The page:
Few documents have had more of an impact on the course of history as has the Communist Manifesto. From its famous opening lines--"A specter is haunting Europe: the specter of Communism"--to its final rallying cry--"Workers of the world unite "--the words of Marx and Engels have moved millions to join in the struggle against capitalism. But they have also inspired a legion of critics, detractors, and even a few despots to intentionally distort their meanings so as to sow confusion and justify untold horrors.
According to Hal Draper, these mis-readings have, in part, been made possible by the enduring prevalence of translations from the original German that fail to accurately capture the intended meaning of certain key phrases. In this magisterial volume, Draper assembles the original German text, the first English translation, the officially authorized English translation--providing enlightening commentary throughout--as well as his own new translation of the pamphlet.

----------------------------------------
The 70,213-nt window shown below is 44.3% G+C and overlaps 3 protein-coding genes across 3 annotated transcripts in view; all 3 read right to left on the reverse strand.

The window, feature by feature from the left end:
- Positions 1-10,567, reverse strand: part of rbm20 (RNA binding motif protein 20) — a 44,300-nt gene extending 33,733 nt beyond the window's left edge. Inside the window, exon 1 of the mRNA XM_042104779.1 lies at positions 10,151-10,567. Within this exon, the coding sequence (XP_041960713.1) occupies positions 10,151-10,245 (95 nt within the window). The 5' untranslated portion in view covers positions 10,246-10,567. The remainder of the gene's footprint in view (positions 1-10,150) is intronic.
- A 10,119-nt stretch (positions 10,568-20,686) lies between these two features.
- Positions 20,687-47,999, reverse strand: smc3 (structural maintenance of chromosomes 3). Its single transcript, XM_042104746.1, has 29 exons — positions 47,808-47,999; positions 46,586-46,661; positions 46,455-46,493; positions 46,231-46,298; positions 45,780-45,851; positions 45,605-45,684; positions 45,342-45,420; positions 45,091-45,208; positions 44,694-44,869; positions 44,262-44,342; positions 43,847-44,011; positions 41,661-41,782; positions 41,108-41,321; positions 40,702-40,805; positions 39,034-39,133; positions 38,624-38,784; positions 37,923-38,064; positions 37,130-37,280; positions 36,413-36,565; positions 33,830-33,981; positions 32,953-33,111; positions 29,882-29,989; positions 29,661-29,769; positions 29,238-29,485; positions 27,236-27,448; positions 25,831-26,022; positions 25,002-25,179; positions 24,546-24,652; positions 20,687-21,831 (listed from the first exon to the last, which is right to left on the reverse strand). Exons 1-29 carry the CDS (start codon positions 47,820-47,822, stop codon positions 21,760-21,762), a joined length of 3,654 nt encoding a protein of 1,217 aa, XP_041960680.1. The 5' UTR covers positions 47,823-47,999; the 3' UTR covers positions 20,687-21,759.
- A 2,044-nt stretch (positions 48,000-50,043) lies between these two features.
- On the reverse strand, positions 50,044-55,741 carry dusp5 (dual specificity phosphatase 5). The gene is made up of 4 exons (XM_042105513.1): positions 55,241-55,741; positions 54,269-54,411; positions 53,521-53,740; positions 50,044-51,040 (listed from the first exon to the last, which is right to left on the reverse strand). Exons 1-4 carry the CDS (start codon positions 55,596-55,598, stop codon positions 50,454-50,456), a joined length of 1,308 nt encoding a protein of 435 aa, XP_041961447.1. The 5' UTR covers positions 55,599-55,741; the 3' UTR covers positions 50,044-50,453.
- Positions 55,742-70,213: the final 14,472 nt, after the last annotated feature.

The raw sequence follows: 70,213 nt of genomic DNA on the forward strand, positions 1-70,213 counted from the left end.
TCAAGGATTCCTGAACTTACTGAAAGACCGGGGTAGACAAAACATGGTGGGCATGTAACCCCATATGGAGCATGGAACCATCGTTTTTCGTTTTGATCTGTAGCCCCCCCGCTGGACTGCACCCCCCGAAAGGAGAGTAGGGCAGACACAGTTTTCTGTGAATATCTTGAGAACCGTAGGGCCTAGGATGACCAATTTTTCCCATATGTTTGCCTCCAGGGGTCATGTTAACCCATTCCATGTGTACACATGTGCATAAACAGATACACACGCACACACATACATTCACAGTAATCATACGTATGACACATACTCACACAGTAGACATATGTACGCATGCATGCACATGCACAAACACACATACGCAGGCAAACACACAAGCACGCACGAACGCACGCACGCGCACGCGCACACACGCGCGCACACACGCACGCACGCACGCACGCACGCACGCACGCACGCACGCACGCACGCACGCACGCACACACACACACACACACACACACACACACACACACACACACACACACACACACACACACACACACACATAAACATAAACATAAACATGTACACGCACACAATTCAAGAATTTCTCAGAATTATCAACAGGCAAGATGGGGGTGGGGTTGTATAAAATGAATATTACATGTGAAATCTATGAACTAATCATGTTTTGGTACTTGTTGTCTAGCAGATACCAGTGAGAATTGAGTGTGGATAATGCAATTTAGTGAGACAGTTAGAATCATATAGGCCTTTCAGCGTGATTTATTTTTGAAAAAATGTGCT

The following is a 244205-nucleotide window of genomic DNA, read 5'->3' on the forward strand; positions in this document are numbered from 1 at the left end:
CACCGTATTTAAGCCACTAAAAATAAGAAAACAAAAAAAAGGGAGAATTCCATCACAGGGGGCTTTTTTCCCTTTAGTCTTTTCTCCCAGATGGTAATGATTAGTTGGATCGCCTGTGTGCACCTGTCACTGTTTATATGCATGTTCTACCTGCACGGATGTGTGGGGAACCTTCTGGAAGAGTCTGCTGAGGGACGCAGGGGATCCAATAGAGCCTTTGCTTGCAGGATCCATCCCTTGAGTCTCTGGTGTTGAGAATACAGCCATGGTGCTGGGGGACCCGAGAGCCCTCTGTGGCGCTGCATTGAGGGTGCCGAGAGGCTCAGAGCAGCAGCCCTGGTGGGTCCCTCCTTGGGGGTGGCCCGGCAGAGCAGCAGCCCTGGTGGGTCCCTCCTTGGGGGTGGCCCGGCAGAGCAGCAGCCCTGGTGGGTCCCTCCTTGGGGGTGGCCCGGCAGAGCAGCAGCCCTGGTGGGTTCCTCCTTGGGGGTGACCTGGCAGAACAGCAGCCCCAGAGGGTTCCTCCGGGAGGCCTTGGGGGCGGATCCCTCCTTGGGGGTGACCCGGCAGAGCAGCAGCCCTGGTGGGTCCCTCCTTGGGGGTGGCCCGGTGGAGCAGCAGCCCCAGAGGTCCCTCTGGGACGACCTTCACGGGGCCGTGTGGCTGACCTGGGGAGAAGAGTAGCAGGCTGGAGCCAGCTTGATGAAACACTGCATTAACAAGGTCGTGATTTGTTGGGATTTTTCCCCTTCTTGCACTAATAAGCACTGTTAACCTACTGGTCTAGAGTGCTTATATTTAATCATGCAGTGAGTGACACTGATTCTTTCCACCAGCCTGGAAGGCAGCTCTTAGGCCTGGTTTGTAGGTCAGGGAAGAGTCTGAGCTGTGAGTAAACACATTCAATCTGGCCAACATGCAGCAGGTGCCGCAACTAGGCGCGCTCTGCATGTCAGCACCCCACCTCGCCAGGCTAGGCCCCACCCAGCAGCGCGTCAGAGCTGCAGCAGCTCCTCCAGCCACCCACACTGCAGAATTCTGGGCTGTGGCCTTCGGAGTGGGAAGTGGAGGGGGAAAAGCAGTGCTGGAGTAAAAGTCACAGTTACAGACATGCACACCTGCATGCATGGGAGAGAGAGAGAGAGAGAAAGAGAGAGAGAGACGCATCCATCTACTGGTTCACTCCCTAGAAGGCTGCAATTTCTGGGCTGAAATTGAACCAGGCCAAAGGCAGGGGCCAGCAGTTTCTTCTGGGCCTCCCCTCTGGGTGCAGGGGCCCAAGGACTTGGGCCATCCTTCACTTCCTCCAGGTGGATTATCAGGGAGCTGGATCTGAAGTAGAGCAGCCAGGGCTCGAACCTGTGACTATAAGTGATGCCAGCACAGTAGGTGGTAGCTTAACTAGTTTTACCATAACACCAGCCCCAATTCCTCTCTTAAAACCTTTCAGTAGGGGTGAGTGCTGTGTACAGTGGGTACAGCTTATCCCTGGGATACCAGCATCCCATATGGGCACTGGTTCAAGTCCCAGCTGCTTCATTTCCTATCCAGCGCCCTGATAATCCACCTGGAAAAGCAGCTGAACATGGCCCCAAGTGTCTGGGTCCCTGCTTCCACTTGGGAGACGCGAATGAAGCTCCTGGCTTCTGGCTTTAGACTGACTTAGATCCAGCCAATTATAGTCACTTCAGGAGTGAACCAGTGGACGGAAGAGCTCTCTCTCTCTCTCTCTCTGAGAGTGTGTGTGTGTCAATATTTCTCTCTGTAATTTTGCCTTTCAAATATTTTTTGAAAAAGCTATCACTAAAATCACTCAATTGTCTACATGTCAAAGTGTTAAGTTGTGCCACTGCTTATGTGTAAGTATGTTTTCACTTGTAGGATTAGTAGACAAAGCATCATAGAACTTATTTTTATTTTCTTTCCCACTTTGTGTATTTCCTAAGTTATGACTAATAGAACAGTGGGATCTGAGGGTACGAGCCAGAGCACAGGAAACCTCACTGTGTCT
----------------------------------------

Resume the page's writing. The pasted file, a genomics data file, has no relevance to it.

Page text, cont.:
About the Author
The late Hal Draper (1914-1990) is the author of the five-volume study of Karl Marx's Theory of Revolution (Monthly Review Press) as well as War and Revolution: Lenin and the Myth of Revolutionary Defeatism (Humanities Press) and Berkeley: The New Student Revolt (Grove Press.) He was also a prominent socialist journalist and editor of the journal Labor Action from 1948-1958.